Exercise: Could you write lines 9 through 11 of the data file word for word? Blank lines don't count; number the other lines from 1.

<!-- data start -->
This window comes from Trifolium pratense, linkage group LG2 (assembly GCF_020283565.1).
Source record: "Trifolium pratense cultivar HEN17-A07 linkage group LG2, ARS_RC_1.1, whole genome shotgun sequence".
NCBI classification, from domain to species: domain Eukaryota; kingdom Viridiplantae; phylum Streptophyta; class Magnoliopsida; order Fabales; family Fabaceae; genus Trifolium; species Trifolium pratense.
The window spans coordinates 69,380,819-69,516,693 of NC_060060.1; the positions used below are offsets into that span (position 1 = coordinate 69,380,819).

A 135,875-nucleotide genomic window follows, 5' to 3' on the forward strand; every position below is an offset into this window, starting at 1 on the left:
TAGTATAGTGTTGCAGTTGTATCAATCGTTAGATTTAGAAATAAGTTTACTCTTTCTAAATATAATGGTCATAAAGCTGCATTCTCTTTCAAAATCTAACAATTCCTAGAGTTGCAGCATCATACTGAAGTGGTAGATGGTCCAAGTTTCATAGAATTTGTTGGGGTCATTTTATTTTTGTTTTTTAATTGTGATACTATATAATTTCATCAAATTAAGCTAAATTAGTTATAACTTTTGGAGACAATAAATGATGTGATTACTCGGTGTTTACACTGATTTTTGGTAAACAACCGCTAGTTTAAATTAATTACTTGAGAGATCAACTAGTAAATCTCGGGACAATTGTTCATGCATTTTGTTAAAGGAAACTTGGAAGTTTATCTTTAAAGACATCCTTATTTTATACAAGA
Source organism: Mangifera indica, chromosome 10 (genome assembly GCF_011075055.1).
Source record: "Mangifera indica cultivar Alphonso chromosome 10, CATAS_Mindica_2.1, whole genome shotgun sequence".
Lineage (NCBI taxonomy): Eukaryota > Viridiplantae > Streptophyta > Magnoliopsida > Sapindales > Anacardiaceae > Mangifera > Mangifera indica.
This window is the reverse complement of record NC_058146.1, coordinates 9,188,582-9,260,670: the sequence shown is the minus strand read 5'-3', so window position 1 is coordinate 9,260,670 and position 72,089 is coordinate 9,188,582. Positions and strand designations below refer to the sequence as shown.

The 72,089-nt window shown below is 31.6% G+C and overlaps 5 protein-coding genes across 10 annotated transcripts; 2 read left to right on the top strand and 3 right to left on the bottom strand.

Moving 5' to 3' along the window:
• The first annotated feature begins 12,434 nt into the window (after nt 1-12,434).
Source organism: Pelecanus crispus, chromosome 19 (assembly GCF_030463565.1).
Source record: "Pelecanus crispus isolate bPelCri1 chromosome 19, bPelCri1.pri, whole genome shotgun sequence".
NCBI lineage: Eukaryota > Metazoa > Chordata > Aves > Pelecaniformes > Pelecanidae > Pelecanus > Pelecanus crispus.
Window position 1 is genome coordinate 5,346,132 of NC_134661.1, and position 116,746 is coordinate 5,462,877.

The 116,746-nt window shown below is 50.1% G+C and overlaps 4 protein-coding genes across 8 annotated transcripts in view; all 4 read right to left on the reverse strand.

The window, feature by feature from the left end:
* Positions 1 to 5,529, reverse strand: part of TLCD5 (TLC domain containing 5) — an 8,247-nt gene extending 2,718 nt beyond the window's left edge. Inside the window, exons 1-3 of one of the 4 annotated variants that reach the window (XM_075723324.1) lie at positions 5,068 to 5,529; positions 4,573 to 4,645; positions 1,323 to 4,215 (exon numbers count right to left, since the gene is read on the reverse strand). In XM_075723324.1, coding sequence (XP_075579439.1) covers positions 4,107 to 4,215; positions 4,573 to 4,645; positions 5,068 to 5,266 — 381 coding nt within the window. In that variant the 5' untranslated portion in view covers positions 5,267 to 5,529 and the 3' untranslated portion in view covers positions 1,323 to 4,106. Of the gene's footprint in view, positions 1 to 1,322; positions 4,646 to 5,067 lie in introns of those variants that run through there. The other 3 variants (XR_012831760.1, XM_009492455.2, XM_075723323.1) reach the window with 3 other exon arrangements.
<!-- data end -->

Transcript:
Lineage (NCBI taxonomy): Eukaryota > Viridiplantae > Streptophyta > Magnoliopsida > Sapindales > Anacardiaceae > Mangifera > Mangifera indica.
This window is the reverse complement of record NC_058146.1, coordinates 9,188,582-9,260,670: the sequence shown is the minus strand read 5'-3', so window position 1 is coordinate 9,260,670 and position 72,089 is coordinate 9,188,582. Positions and strand designations below refer to the sequence as shown.

The 72,089-nt window shown below is 31.6% G+C and overlaps 5 protein-coding genes across 10 annotated transcripts; 2 read left to right on the top strand and 3 right to left on the bottom strand.